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Playfield Restoration - Advice Appreciated


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Hi Everyone,

I managed to find a local legend who clear coated my entire playfield. My next move is to do the artwork (airbrush) before doing one more (final) clearcoat. I have a small issue with just one or two of the inserts: they are slightly raised. I've run a ball over them and it doesnt seem to be an issue. Would it be worth sanding back the raised edges? If so, how do you suggest I go about doing that? I'm assuming I would have to do this before airbrushing the artwork? Thanks for the input!

Josh

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You’re going to need to knock that back a bit before any touch ups anyway. Sand the insert back a little whilst doing that. 
On the first seal coat I put extra around the inserts to fill the gap between the wood and insert.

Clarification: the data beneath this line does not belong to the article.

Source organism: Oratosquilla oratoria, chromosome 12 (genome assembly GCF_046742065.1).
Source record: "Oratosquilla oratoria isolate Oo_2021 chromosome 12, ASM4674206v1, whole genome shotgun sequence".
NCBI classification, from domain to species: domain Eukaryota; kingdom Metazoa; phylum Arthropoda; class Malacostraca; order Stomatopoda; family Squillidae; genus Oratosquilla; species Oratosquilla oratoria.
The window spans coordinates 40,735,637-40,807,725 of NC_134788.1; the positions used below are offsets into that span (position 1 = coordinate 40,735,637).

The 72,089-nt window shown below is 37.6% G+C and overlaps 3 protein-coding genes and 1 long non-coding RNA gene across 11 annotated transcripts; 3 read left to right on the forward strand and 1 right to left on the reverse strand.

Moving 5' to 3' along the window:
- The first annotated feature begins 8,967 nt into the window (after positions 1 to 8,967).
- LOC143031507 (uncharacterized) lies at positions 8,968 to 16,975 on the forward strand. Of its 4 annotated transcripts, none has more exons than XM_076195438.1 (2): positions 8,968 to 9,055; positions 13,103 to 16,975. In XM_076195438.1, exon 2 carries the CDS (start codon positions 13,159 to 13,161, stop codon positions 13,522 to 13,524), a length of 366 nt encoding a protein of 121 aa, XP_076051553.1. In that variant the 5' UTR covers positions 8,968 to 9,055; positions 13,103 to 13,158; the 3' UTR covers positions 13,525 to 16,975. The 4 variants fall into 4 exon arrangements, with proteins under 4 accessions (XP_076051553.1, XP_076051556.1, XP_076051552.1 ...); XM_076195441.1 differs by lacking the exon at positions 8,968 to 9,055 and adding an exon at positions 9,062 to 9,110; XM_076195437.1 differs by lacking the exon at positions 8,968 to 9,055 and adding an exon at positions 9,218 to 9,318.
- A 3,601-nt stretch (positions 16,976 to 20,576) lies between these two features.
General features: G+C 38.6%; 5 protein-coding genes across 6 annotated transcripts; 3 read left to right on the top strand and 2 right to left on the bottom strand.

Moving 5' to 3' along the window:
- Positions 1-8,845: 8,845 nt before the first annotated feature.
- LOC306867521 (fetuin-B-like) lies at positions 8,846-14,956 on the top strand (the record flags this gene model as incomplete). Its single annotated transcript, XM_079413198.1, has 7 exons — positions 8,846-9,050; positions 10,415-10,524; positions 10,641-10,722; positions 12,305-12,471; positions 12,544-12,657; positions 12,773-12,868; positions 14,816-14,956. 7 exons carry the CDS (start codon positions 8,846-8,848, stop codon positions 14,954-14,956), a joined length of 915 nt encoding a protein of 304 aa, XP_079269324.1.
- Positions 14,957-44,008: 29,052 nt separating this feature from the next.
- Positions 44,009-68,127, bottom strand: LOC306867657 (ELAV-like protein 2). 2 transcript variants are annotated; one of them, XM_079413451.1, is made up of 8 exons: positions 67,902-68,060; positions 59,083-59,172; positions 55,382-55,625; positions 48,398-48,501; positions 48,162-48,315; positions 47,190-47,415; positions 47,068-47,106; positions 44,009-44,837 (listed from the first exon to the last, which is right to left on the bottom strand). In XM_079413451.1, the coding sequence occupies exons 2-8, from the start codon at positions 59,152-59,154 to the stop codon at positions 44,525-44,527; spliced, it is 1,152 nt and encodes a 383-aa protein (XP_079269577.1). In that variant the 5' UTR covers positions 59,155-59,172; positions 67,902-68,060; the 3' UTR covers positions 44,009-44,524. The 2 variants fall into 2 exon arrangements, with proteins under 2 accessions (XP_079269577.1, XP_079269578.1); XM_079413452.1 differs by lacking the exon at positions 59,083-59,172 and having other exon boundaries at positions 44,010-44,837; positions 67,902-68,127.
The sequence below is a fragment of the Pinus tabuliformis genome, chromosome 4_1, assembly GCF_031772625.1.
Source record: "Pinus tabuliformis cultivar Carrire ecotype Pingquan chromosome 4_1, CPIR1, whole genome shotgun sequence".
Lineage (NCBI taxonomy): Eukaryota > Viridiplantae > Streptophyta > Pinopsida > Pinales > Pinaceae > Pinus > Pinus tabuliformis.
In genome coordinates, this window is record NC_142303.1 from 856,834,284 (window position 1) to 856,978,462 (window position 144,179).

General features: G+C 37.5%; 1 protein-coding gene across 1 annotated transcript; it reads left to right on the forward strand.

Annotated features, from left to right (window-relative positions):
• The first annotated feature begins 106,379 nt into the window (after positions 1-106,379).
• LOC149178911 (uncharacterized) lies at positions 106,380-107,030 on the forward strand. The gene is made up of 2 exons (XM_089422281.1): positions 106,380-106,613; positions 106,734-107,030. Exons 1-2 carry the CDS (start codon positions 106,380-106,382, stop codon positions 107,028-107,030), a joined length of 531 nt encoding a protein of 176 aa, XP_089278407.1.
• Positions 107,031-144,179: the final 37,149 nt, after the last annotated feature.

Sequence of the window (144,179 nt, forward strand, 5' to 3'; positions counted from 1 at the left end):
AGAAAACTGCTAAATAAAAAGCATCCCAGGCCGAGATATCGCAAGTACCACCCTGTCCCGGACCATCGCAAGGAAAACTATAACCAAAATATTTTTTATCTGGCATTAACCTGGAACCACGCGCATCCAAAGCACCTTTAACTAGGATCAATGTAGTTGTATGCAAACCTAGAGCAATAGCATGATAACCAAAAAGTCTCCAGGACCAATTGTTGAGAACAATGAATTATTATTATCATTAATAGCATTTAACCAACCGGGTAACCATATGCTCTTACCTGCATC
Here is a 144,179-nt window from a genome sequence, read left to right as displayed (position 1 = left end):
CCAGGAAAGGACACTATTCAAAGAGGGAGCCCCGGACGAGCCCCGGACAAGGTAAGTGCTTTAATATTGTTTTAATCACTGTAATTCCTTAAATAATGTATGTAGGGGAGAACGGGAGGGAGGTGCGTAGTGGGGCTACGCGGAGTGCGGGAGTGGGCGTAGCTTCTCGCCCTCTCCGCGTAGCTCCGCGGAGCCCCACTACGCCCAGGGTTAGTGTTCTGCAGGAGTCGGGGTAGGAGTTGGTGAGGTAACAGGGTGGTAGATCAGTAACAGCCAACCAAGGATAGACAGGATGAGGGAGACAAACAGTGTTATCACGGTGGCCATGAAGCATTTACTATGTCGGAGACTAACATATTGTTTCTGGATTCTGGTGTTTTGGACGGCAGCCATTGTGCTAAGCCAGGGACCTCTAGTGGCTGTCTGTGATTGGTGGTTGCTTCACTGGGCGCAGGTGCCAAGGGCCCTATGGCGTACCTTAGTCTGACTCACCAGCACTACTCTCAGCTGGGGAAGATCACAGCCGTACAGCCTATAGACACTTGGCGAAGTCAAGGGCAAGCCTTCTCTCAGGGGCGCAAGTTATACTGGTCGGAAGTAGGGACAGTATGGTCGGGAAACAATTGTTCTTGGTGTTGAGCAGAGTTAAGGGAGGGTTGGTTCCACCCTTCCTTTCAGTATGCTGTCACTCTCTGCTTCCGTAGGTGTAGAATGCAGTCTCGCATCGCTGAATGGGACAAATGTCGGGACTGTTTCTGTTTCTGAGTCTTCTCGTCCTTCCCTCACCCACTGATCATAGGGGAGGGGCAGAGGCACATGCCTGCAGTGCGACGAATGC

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7 minutes ago, Boof Head said:

You’re going to need to knock that back a bit before any touch ups anyway. Sand the insert back a little whilst doing that. 
On the first seal coat I put extra around the inserts to fill the gap between the wood and insert. 

Thanks for the tip James. What grit would you use? 600? Wet or dry? And would you do it by hand? 

 

Part of me feels like I should just be doing little touch ups because after the clear coat (2 pac) there are parts of that playfield that look perfect as is.

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It all depends on if you’re happy or not with the finish. 
If you are getting anything else on it you need to block it flat or at least a bit flatter than it is. The bumps and lumps will get bigger. 
I use a fine finish orbital sander with a 800 grit to flatten out. Be careful though or your touch ups will grow. 

Edited by Boof Head
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1 hour ago, Boof Head said:

It all depends on if you’re happy or not with the finish. 
If you are getting anything else on it you need to block it flat or at least a bit flatter than it is. The bumps and lumps will get bigger. 
I use a fine finish orbital sander with a 800 grit to flatten out. Be careful though or your touch ups will grow.